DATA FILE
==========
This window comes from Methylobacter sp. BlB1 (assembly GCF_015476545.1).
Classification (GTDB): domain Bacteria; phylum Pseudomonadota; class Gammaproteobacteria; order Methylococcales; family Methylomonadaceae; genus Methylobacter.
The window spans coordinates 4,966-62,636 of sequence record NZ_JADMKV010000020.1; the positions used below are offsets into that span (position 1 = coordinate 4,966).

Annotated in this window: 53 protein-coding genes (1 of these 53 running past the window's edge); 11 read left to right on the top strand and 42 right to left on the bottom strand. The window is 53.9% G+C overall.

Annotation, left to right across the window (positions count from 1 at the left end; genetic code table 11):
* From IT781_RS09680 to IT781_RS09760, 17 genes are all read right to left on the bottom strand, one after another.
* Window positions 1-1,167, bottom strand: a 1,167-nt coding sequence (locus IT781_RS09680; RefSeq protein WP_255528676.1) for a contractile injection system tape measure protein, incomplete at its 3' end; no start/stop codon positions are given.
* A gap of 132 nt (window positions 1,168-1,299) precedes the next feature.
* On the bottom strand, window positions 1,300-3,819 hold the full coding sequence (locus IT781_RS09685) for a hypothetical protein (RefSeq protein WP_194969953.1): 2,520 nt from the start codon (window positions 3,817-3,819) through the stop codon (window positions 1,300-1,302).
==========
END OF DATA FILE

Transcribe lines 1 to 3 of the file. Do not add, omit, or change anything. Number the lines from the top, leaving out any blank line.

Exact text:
This window comes from Methylobacter sp. BlB1 (assembly GCF_015476545.1).
Classification (GTDB): domain Bacteria; phylum Pseudomonadota; class Gammaproteobacteria; order Methylococcales; family Methylomonadaceae; genus Methylobacter.
The window spans coordinates 4,966-62,636 of sequence record NZ_JADMKV010000020.1; the positions used below are offsets into that span (position 1 = coordinate 4,966).